President Bush Goes Soft

The first term of George W. Bush’s presidency was marked by unilateralism and military power. The United States was the world’s only superpower, so others had to follow. The result was a dramatic decline in America’s “soft” or attractive power. Secretary of Defense Donald Rumsfeld said he did not know what soft power was. Now it is back in fashion in Washington.

Bush’s second inaugural address was devoted to the power of liberty and democracy. Such rhetoric is not new to American presidents. Harry Truman spoke of defending free people everywhere, and Woodrow Wilson spoke of promoting democracy. The neo-conservatives in Bush’s first administration were in that tradition, but ignored the fact that both Wilson and Truman were also institution-builders who consulted other countries. In dropping that half of Wilson’s approach, they stepped on their own message, reducing its effectiveness.

The tone at the beginning of the second Bush administration is different. As Secretary of State Condoleezza Rice said recently in Paris: “I use the word ‘power’ broadly, because even more important than military and indeed economic power is the power of ideas, the power of compassion, and the power of hope.” Bush not only chose to visit Brussels, the capital of the European Union, on his February trip to Europe, but stated that what “we seek to achieve in the world requires that America and Europe remain close partners.” Even Rumsfeld is trying to be conciliatory!

To continue reading, please log in or enter your email address.

Registration is quick and easy and requires only your email address. If you already have an account with us, please log in. Or subscribe now for unlimited access.

required

Log in

http://prosyn.org/qzNhQ6A;
  1. An employee works at a chemical fiber weaving company VCG/Getty Images

    China in the Lead?

    For four decades, China has achieved unprecedented economic growth under a centralized, authoritarian political system, far outpacing growth in the Western liberal democracies. So, is Chinese President Xi Jinping right to double down on authoritarianism, and is the “China model” truly a viable rival to Western-style democratic capitalism?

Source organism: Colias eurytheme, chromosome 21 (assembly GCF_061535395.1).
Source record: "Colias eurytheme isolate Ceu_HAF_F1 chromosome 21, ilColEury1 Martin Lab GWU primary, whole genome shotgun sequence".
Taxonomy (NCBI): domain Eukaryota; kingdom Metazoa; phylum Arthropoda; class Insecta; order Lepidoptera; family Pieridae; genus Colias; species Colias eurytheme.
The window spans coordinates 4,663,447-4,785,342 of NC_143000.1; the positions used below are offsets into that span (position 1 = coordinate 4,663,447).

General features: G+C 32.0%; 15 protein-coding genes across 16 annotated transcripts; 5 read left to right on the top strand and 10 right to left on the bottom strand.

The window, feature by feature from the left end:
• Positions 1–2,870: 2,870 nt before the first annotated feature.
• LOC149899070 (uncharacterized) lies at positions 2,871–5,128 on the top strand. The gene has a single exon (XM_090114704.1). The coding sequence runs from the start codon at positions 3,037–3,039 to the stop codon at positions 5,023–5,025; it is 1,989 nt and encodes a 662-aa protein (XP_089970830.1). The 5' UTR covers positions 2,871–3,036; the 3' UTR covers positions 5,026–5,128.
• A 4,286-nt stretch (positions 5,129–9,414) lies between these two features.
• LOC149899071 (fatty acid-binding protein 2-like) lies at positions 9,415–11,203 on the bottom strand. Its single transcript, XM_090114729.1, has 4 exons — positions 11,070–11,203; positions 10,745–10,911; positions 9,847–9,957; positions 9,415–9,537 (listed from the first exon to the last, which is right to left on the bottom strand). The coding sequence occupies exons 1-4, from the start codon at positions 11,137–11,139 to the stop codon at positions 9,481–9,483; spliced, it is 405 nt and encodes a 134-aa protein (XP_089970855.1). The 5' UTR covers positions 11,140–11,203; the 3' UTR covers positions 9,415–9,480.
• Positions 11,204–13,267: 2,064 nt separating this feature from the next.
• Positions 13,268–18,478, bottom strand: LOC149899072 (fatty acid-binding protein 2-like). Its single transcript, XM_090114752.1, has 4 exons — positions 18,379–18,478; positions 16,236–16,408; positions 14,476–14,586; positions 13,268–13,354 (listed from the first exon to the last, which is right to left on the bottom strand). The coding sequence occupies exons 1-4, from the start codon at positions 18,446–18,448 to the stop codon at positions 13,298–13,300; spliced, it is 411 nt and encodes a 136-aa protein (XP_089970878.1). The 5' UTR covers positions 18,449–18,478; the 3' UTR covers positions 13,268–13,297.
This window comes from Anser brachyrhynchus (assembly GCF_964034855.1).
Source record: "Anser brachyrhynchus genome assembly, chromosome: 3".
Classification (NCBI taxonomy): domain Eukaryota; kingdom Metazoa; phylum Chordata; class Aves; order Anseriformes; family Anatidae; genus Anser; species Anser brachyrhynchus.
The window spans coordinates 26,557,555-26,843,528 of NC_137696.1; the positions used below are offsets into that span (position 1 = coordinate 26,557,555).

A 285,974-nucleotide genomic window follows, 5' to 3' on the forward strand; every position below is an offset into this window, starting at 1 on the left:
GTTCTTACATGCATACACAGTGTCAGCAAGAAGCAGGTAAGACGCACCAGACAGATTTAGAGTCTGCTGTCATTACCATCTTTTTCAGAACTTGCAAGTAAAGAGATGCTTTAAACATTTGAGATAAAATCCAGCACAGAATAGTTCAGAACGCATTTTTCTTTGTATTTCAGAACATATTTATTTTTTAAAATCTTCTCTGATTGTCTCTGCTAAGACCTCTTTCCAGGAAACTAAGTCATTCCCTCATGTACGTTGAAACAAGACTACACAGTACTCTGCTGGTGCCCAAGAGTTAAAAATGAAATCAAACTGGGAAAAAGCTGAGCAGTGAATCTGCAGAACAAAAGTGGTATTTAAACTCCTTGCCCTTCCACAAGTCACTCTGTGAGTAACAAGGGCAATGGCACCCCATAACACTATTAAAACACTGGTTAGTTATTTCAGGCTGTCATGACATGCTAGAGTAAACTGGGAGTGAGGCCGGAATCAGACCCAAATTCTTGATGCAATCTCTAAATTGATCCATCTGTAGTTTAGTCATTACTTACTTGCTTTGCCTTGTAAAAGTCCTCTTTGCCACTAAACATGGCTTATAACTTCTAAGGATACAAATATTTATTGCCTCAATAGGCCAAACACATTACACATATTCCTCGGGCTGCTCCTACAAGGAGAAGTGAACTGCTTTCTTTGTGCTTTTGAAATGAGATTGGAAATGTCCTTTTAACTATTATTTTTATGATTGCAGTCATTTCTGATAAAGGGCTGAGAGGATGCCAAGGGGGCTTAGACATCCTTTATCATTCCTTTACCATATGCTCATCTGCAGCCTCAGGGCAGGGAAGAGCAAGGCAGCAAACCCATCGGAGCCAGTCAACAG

2. The assembly line at Ford Bill Pugliano/Getty Images

    Whither the Multilateral Trading System?

    The global economy today is dominated by three major players – China, the EU, and the US – with roughly equal trading volumes and limited incentive to fight for the rules-based global trading system. With cooperation unlikely, the world should prepare itself for the erosion of the World Trade Organization.

  3. Donald Trump Saul Loeb/Getty Images

    The Globalization of Our Discontent

    Globalization, which was supposed to benefit developed and developing countries alike, is now reviled almost everywhere, as the political backlash in Europe and the US has shown. The challenge is to minimize the risk that the backlash will intensify, and that starts by understanding – and avoiding – past mistakes.

  4. A general view of the Corn Market in the City of Manchester Christopher Furlong/Getty Images

    A Better British Story

    Despite all of the doom and gloom over the United Kingdom's impending withdrawal from the European Union, key manufacturing indicators are at their highest levels in four years, and the mood for investment may be improving. While parts of the UK are certainly weakening economically, others may finally be overcoming longstanding challenges.

  5. UK supermarket Waring Abbott/Getty Images

    The UK’s Multilateral Trade Future

    With Brexit looming, the UK has no choice but to redesign its future trading relationships. As a major producer of sophisticated components, its long-term trade strategy should focus on gaining deep and unfettered access to integrated cross-border supply chains – and that means adopting a multilateral approach.

  6. The Year Ahead 2018

    The world’s leading thinkers and policymakers examine what’s come apart in the past year, and anticipate what will define the year ahead.

    Order now